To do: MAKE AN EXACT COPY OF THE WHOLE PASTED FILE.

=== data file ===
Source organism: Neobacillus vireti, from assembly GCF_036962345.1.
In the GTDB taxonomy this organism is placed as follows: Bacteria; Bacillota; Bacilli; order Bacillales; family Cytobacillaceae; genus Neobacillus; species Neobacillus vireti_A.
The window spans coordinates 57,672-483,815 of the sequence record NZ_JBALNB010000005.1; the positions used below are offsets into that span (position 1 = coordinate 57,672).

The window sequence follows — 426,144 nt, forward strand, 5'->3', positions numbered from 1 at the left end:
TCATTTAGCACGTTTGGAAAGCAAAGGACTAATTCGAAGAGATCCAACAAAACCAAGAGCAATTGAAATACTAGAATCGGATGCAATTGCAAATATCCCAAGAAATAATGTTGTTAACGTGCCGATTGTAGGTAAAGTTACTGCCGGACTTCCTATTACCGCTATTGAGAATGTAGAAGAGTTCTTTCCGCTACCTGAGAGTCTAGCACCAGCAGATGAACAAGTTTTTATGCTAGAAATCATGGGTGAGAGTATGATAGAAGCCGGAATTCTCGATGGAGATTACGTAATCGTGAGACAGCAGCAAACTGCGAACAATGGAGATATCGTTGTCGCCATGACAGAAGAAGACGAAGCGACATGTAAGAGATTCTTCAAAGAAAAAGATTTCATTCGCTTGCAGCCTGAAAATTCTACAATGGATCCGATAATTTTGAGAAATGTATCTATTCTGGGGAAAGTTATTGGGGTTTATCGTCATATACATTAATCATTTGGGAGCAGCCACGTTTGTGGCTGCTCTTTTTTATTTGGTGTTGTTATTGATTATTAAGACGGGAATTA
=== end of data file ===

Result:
Source organism: Neobacillus vireti, from assembly GCF_036962345.1.
In the GTDB taxonomy this organism is placed as follows: Bacteria; Bacillota; Bacilli; order Bacillales; family Cytobacillaceae; genus Neobacillus; species Neobacillus vireti_A.
The window spans coordinates 57,672-483,815 of the sequence record NZ_JBALNB010000005.1; the positions used below are offsets into that span (position 1 = coordinate 57,672).

The window sequence follows — 426,144 nt, forward strand, 5'->3', positions numbered from 1 at the left end:
TCATTTAGCACGTTTGGAAAGCAAAGGACTAATTCGAAGAGATCCAACAAAACCAAGAGCAATTGAAATACTAGAATCGGATGCAATTGCAAATATCCCAAGAAATAATGTTGTTAACGTGCCGATTGTAGGTAAAGTTACTGCCGGACTTCCTATTACCGCTATTGAGAATGTAGAAGAGTTCTTTCCGCTACCTGAGAGTCTAGCACCAGCAGATGAACAAGTTTTTATGCTAGAAATCATGGGTGAGAGTATGATAGAAGCCGGAATTCTCGATGGAGATTACGTAATCGTGAGACAGCAGCAAACTGCGAACAATGGAGATATCGTTGTCGCCATGACAGAAGAAGACGAAGCGACATGTAAGAGATTCTTCAAAGAAAAAGATTTCATTCGCTTGCAGCCTGAAAATTCTACAATGGATCCGATAATTTTGAGAAATGTATCTATTCTGGGGAAAGTTATTGGGGTTTATCGTCATATACATTAATCATTTGGGAGCAGCCACGTTTGTGGCTGCTCTTTTTTATTTGGTGTTGTTATTGATTATTAAGACGGGAATTA